Last week, Eldorado Resorts in Nevada turned from a regional casino facility into a first-class gaming powerhouse after an announcement that it had reached an agreement to take over the casino behemoth Caesars Entertainment was made.
One of the experts who analyzed the situation, Brian Egger from Bloomberg Intelligence, has explained that it is always unusual when a considerably smaller entity pursues an acquisition or merger with a larger business. Mr. Egger, however, confirmed that despite being a smaller and less popular entity than its counterpart, Eldorado Resorts has been quite acquisitive over the past few years.
One of the most notable acquisitions of Eldorado Resorts in recent years is the one of Isle of Capri Casino and Tropicana Entertainment. Such deals have helped the operator become one of the major participants in the regional casino sector.
Eldorado Resorts agrees to buy Caesars, in a move that would create one of the largest gaming companies in the U.S. https://t.co/ChEhSOvOCQ
— The Wall Street Journal (@WSJ) June 24, 2019
The newly-announced deal for the acquisition of Caesars Entertainment is Eldorado’s largest deal to date. The takeover agreement is worth about $17.3 billion includes $7.2 billion paid in cash, the assumption of the outstanding net debt of Caesars Entertainment, as well as 77 million common shares in Eldorado Resorts. As revealed about a week ago, the combined entities will operate as one under the Caesars brand. They will collectively hold 60 domestic casino resorts and gaming facilities in 16 US states, which would turn it into the largest casino operator across the country.
According to preliminary estimates, once the loyalty programs of the two entities are merged, the combined platform will have about 65 million members.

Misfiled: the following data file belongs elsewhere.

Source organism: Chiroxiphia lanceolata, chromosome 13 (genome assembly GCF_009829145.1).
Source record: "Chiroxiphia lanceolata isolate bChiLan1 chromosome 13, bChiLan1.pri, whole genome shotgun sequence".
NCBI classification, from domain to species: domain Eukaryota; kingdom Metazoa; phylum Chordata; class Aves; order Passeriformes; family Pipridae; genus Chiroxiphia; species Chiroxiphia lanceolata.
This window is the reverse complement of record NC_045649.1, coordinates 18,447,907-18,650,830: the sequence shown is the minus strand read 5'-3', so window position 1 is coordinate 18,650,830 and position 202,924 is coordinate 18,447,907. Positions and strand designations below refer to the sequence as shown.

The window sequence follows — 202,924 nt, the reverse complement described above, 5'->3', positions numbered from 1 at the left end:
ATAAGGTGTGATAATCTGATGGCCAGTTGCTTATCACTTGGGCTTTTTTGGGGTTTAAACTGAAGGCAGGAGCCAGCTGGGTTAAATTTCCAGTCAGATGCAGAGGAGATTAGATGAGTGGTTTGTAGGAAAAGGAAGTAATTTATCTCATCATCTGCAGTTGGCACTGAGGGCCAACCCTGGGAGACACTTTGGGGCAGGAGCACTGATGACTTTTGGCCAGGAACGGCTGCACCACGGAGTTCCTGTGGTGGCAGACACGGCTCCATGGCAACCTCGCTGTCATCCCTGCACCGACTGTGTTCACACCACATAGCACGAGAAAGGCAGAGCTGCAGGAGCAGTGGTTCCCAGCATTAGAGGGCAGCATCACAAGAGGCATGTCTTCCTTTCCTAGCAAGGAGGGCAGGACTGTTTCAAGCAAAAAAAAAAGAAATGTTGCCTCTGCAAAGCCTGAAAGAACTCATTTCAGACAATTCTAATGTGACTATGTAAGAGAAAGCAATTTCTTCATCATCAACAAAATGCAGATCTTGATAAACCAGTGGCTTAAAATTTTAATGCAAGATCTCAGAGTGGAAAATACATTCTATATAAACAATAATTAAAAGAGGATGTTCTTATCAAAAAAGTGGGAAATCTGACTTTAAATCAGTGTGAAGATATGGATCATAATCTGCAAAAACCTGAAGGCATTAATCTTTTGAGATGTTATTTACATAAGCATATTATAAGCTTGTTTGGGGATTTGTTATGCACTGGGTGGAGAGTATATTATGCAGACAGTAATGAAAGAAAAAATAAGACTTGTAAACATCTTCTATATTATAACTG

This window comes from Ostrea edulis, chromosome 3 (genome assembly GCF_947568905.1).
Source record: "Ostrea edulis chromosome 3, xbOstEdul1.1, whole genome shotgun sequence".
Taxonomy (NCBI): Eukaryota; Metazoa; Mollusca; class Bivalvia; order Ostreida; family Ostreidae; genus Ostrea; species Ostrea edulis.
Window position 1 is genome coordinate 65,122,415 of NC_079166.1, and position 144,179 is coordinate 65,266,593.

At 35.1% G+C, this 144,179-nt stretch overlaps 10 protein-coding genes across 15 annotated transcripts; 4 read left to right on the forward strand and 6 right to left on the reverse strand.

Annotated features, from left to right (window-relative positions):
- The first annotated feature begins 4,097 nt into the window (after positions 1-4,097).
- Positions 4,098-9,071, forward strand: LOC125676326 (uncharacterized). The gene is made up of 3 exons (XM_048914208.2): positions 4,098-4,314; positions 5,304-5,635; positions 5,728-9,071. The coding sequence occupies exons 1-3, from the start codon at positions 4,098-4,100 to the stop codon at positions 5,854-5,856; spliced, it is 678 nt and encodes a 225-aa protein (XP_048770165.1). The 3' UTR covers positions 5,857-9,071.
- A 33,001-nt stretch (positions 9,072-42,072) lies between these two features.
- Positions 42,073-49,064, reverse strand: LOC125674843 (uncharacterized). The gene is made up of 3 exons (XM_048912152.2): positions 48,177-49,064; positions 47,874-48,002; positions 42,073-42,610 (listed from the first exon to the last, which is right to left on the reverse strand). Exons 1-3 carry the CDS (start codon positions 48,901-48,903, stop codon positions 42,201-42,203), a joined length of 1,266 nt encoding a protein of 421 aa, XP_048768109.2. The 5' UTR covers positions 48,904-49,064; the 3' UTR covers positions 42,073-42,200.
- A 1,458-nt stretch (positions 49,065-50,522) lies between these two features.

Eldorado Resorts Has Been Willing to Expand and Bolster Its Gambling Market Presence
One of the main reasons Caesars Entertainment has been so attractive to Eldorado Resorts is its strong presence in Las Vegas, where the brand holds a number of first-class gambling resorts, including Caesars Palace, Harrah’s Las Vegas, the Flamingo Las Vegas, the Linq, Planet Hollywood, Bally’s Las Vegas and Paris Las Vegas. Eldorado, on the other hand, has not been present with any gambling operations in Las Vegas, but the brand currently operates three gambling venues in three cities in Nevada – Reno, Stateline and Laughlin – as well as 26 properties in the states of Louisiana, Indiana, Colorado, Iowa, Illinois, Florida, Ohio, Missouri, New Jersey and Mississippi.
The addition of Caesars’ properties to the portfolio of Eldorado Resorts would provide the latter with primary casino assets which would improve its brand recognition and would bolster its positions across the country, and more specifically, in Las Vegas. The operator has been willing to get a presence in the “gaming capital”.
Considering the fact that Caesars Entertainment’s operations have been struggling with declining value and increasing debt over the past few years, analysts say that Eldorado Resorts could actually be a suitable solution for the situation. On the other hand, after the acquisition of the Isle of Capri and Tropicana Entertainment, the operator has been considering various options to increase its overall profit margins.
Combined Gambling Operator Could Face Regulatory Scrutiny
The recently proposed deal will probably face scrutiny at the time when it undergoes an antitrust review with the Federal Trade Commission (FTC) due to the dominance the merged operations would have in a number of markets.
According to the president of the Gaming USA Corp. consultancy group, Alan Woinski, the combined entity is not likely to get antitrust approval in some states and destinations the way the companies plan to merge to date. Mr. Woinski has explained that the merged company might be forced to sell one or two properties in Atlantic City and the state of Louisiana, as the FTC could not be willing to allow such a strong concentration of one company’s gambling properties in the state of Nevada or on the West Coast.
Eldorado Resorts agrees to buy rival Caesars for about $8.5 billion in cash and stock, as it looks to build scale to take on larger companies like Las Vegas Sands and Wynn Resorts https://t.co/uJSrmYf0zG pic.twitter.com/OEREakO6Wp
— Reuters Top News (@Reuters) June 24, 2019
In fact, Eldorado Resorts has already revealed plans to offload its real estate properties after the merger, mostly in terms to Harrah’s Laughlin Hotel and Casino, Harrah’s Resort Atlantic City and Harrah’s New Orleans Hotel & Casino, all of which are currently operated by Caesars Entertainment.